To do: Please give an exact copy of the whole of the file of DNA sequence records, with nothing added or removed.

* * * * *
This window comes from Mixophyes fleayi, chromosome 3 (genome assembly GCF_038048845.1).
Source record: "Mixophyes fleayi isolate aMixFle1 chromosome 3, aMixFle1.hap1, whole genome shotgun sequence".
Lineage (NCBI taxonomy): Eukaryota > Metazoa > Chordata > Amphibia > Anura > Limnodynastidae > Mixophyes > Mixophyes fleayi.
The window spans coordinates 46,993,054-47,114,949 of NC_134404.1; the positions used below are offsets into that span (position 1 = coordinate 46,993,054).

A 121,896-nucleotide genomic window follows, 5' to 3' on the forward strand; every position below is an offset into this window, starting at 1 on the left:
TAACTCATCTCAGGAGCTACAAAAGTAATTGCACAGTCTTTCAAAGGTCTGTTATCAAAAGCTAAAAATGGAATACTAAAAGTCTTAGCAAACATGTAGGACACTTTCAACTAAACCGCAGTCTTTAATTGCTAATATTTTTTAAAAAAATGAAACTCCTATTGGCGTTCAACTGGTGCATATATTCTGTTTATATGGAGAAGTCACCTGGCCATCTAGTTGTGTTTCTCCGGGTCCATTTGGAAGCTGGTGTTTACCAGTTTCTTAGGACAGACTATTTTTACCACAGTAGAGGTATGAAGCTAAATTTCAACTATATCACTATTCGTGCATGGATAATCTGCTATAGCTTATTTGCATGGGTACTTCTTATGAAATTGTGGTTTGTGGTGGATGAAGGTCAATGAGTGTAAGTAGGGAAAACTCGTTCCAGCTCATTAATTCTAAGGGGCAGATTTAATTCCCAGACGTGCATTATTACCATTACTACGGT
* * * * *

This window comes from Mixophyes fleayi, chromosome 3 (genome assembly GCF_038048845.1).
Source record: "Mixophyes fleayi isolate aMixFle1 chromosome 3, aMixFle1.hap1, whole genome shotgun sequence".
Lineage (NCBI taxonomy): Eukaryota > Metazoa > Chordata > Amphibia > Anura > Limnodynastidae > Mixophyes > Mixophyes fleayi.
The window spans coordinates 46,993,054-47,114,949 of NC_134404.1; the positions used below are offsets into that span (position 1 = coordinate 46,993,054).

A 121,896-nucleotide genomic window follows, 5' to 3' on the forward strand; every position below is an offset into this window, starting at 1 on the left:
TAACTCATCTCAGGAGCTACAAAAGTAATTGCACAGTCTTTCAAAGGTCTGTTATCAAAAGCTAAAAATGGAATACTAAAAGTCTTAGCAAACATGTAGGACACTTTCAACTAAACCGCAGTCTTTAATTGCTAATATTTTTTAAAAAAATGAAACTCCTATTGGCGTTCAACTGGTGCATATATTCTGTTTATATGGAGAAGTCACCTGGCCATCTAGTTGTGTTTCTCCGGGTCCATTTGGAAGCTGGTGTTTACCAGTTTCTTAGGACAGACTATTTTTACCACAGTAGAGGTATGAAGCTAAATTTCAACTATATCACTATTCGTGCATGGATAATCTGCTATAGCTTATTTGCATGGGTACTTCTTATGAAATTGTGGTTTGTGGTGGATGAAGGTCAATGAGTGTAAGTAGGGAAAACTCGTTCCAGCTCATTAATTCTAAGGGGCAGATTTAATTCCCAGACGTGCATTATTACCATTACTACGGT